I am also here as an activist and as an African woman, as someone who has seen her people ravaged by the effects of debt and the policies forced on indebted countries. I am a Kenyan, from a family of moderate means, a family, like most African families, whose well-being depends on agriculture and family-level production. My experience as an environmentalist in Kenya, my observations of how Kenya has changed for the worse over the last 20 years, and my understanding of the policies that continue to destroy lives, livelihoods, communities, countries, and entire continents led me to take up the cause of debt cancellation. The devastation, the experiences of millions of poor and working debt-ravaged peoples, and the desire for the basic needs of life (food security, shelter, water, education, health services) energized many people to fight for a change from the economic policies that the experts at places like the IMF and World Bank have designed for countries like Kenya and large parts of Asia, Latin America, and the Caribbean.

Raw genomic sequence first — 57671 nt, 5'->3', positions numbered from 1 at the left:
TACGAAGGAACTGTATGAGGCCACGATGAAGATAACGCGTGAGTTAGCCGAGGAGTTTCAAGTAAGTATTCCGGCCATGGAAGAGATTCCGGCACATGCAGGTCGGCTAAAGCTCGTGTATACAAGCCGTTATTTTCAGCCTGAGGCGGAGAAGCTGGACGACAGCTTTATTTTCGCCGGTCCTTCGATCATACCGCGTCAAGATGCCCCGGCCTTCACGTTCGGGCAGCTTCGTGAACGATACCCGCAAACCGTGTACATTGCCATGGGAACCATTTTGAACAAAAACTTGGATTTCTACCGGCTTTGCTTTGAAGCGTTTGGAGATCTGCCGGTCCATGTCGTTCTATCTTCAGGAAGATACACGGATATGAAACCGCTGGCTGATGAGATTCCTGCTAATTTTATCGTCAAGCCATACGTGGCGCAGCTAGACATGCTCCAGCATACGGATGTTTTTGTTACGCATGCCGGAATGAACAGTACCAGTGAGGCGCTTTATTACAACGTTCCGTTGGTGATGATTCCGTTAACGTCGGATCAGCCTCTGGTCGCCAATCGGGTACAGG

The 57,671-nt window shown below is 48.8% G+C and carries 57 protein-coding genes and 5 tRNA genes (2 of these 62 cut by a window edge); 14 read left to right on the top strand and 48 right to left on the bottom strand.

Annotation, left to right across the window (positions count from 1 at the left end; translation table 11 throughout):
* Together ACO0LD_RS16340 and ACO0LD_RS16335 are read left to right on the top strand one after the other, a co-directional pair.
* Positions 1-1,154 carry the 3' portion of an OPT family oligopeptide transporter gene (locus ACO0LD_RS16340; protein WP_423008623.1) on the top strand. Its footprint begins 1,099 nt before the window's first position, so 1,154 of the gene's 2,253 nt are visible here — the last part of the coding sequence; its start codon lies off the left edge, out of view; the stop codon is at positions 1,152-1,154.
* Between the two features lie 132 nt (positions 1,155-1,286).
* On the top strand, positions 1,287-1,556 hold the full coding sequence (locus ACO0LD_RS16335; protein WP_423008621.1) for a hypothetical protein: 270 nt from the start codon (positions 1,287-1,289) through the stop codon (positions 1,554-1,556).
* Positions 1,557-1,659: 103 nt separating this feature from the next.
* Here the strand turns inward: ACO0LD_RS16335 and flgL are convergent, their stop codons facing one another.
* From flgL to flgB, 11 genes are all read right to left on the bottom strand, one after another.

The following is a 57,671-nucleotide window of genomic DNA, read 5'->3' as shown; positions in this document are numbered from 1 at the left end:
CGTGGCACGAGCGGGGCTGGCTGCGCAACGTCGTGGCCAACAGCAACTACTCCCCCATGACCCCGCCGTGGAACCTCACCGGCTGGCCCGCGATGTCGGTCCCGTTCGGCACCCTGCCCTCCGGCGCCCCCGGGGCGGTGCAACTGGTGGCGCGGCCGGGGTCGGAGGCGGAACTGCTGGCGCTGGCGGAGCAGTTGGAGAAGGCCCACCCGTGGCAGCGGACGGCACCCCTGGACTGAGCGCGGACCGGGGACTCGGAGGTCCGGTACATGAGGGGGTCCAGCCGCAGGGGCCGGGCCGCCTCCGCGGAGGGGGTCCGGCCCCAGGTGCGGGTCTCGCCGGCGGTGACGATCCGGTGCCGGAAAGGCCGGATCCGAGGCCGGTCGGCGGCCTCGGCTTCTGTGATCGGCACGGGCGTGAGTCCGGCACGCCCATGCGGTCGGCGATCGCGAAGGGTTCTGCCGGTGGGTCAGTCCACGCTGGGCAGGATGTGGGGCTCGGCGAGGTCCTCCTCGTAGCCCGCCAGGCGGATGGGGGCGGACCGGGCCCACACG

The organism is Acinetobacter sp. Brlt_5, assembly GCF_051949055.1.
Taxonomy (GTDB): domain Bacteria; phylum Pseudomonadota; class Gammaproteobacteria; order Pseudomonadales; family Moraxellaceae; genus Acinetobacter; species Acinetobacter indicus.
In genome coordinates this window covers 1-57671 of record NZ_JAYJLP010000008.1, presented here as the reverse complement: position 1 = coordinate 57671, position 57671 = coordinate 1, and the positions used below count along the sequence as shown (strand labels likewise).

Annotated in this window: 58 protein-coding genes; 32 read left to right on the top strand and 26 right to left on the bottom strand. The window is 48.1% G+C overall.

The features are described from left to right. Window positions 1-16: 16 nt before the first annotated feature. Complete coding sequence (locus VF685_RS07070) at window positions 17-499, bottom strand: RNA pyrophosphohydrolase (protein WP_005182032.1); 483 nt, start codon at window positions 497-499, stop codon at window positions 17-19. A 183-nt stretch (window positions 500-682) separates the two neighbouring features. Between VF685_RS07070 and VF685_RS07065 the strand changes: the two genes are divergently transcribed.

In addition to my position as director of the U.S. 50 Years Is Enough Network, I am very involved with the international Jubilee 2000 movement. Jubilee 2000, echoing the Biblical call for periodic renewal of the land, release of slaves, and forgiveness of debts, has over 40 national coalitions (over a dozen of them in African countries) calling for the cancellation of the unpayable debts of the impoverished countries by the millennium. I am an elected member of the Executive Committee and sit on the Steering Committee of Jubilee 2000/USA. I am also a member of the Jubilee 2000 Afrika Campaign in the U.S. ... I am heartened that we are here today addressing African debt -- a very significant component of the debt issue.